Med Sci Monit 2002 Oct;8(10):CR720-3
Bilinska M, Frydecka I, Podemski R, Gruszka E.
Clinic of Neurology, Medical University of Wroclaw, Poland.
During the relapse of multiple sclerosis (MS), activated T cells, T cells autoreactive against myelin antigens as well as antigen-nonspecific lymphocytes and monocytes produce a number of proinflammatory cytokines such as TNF (Tumor Necrosis Factor). For a proinflammatory effect to take place TNF must bind together with appropriate receptors. The aim of the study was to assess value of serum sTNFR-1 and sFas levels with reference to clinical activation of disease.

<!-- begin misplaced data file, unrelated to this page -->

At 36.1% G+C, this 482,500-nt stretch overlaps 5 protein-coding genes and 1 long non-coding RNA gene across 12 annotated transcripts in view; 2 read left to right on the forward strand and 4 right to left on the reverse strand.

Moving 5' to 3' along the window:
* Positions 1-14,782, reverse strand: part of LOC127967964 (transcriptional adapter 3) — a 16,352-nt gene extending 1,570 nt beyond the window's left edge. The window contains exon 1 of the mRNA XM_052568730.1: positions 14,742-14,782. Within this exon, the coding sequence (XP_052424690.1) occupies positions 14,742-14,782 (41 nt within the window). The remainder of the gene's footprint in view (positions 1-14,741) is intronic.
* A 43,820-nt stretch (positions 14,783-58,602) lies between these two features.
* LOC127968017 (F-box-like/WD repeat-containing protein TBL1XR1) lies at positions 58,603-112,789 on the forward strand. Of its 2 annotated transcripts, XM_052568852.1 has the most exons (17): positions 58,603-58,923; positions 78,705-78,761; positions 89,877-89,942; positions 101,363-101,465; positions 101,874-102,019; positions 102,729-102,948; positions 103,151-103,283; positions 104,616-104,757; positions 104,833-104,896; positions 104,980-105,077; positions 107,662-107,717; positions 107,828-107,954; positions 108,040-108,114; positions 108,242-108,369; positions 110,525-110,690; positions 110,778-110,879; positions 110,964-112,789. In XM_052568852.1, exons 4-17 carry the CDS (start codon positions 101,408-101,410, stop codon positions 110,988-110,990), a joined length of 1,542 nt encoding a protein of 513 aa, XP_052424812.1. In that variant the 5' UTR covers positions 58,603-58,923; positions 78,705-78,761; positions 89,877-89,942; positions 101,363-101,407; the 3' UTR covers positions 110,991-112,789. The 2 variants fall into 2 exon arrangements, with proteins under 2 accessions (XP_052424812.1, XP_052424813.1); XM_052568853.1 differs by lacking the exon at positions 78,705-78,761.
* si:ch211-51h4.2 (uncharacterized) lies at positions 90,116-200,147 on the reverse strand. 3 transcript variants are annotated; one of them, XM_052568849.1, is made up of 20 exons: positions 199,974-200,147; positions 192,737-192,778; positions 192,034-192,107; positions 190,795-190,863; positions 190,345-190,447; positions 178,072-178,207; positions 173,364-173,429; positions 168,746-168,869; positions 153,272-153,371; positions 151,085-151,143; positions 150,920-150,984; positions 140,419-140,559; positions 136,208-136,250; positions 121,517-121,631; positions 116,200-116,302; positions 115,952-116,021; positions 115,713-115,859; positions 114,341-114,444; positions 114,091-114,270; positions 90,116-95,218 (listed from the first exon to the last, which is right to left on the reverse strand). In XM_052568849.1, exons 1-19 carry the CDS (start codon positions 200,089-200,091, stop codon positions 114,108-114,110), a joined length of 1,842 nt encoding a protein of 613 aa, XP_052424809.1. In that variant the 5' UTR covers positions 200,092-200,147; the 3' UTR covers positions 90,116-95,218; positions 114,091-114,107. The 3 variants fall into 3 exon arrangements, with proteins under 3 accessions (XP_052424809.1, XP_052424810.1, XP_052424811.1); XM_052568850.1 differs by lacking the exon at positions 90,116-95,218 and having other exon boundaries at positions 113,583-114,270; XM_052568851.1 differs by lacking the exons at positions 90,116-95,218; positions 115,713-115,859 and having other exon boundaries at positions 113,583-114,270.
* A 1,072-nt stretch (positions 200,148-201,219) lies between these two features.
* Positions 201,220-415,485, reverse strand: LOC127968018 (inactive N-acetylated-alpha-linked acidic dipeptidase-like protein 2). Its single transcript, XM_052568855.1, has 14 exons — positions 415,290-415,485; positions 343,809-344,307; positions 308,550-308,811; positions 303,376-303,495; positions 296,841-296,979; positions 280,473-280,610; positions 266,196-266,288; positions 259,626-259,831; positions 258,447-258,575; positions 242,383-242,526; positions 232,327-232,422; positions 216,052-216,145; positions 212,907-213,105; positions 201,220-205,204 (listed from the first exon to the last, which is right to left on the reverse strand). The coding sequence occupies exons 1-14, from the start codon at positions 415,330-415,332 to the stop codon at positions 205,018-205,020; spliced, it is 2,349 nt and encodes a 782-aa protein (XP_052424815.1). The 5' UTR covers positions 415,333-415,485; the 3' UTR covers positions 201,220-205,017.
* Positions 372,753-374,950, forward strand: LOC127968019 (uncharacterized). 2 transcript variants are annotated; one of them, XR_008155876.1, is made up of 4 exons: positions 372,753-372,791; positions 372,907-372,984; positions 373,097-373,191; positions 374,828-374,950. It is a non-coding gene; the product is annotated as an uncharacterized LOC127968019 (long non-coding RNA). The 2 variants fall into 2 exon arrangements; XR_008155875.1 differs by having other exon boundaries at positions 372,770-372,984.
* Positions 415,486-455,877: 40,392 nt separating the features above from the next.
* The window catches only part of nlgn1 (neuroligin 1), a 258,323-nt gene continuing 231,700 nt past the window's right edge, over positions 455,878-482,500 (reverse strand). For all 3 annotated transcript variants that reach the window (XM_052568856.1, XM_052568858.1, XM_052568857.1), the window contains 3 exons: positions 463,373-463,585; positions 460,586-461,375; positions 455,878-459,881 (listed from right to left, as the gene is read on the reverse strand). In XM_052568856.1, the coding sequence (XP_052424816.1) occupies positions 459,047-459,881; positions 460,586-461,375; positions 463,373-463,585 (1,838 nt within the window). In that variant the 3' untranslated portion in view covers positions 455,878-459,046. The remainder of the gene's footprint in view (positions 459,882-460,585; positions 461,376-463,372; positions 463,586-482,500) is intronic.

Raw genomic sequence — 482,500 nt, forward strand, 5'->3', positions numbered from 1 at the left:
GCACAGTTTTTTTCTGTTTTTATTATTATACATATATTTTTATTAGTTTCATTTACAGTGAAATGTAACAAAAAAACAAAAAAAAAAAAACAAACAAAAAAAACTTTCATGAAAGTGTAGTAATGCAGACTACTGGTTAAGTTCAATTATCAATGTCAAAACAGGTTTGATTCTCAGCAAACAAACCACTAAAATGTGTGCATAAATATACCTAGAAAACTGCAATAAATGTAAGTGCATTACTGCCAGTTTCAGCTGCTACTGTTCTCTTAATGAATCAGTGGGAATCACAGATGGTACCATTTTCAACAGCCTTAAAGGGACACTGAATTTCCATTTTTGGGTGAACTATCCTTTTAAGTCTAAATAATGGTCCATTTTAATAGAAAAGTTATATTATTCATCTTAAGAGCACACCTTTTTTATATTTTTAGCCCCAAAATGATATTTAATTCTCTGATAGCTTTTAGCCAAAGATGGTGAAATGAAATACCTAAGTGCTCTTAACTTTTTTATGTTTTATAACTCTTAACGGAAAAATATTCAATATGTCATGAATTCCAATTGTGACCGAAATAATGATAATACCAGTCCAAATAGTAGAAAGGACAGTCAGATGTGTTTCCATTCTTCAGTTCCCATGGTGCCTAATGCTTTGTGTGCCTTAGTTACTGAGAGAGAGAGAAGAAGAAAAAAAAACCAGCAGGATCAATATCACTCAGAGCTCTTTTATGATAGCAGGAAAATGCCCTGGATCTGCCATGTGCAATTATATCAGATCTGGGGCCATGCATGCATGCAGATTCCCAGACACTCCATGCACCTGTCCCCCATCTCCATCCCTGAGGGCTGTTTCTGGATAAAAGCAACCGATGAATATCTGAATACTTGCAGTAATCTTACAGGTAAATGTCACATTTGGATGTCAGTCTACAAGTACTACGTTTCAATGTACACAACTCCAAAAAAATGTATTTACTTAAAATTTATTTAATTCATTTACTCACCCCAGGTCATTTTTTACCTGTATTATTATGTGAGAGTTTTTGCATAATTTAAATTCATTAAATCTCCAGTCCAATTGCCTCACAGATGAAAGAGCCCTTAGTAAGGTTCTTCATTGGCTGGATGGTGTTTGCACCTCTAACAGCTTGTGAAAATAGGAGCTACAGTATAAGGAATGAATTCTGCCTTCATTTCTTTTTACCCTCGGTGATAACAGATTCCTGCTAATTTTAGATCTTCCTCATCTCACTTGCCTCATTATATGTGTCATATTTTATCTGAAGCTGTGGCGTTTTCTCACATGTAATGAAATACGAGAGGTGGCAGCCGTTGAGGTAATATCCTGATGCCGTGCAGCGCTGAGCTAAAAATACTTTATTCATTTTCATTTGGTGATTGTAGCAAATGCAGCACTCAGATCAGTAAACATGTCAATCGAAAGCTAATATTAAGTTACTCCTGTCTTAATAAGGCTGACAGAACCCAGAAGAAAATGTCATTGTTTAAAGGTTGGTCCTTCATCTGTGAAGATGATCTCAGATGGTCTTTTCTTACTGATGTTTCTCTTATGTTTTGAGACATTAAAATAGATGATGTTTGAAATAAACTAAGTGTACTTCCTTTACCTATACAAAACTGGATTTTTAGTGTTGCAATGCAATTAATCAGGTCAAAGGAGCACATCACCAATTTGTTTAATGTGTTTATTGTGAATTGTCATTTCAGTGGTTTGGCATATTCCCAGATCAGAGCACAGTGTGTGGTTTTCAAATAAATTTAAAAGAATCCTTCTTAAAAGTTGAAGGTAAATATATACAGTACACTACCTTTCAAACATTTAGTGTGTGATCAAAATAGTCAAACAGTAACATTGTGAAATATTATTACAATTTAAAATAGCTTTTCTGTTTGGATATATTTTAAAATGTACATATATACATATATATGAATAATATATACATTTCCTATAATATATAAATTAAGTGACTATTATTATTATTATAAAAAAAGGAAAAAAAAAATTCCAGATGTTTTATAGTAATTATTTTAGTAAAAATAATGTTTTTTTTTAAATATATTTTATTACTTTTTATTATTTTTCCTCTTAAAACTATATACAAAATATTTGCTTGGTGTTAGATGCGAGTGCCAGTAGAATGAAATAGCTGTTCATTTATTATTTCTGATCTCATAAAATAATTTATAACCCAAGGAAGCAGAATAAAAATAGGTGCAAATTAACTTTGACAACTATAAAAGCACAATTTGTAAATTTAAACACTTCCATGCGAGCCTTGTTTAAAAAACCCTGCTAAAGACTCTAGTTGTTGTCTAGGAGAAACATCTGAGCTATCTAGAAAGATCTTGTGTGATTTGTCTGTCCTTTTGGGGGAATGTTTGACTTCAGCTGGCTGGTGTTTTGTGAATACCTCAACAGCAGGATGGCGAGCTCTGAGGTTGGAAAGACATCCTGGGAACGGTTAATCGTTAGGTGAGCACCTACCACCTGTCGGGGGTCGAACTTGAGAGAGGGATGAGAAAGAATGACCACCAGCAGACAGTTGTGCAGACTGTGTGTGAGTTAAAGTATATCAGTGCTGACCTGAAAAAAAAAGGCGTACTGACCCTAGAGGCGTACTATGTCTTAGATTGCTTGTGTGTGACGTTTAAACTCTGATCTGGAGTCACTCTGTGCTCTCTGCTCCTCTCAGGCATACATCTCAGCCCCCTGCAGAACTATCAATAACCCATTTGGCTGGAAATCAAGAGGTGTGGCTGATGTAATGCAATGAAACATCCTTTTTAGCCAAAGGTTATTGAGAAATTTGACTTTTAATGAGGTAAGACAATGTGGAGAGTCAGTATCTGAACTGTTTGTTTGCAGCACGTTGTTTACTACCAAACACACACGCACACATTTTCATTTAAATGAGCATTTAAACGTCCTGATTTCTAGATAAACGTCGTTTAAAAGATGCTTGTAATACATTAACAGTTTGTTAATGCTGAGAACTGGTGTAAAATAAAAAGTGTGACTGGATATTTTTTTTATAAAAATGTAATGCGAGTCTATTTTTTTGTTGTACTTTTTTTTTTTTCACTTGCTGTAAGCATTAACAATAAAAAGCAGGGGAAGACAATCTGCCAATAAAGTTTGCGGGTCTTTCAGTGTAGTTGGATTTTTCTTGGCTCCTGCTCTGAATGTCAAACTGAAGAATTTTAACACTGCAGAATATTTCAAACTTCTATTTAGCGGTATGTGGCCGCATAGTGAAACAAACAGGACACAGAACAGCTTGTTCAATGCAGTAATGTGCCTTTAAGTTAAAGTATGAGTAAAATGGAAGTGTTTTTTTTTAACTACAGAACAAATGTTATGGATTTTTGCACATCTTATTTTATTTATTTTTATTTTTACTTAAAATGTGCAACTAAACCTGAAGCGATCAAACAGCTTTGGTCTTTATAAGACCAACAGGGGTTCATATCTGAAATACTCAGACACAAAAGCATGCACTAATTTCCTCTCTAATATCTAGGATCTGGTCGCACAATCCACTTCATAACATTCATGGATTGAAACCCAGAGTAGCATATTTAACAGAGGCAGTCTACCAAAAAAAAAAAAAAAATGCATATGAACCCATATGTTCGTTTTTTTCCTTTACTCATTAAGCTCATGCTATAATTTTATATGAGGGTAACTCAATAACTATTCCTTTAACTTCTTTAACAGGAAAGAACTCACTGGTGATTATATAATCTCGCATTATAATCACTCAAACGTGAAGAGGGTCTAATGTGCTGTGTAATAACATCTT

The absence of changes in serum sTNFR-1 levels relative to clinical activation of the disease makes this measurement ineffective in the assessment of MS status. On the other hand, the measurement of serum sFas levels may be a valuable parameter for the monitoring of both MS clinical course and immune response to treatment when the symptoms of neurological deficit aggravate.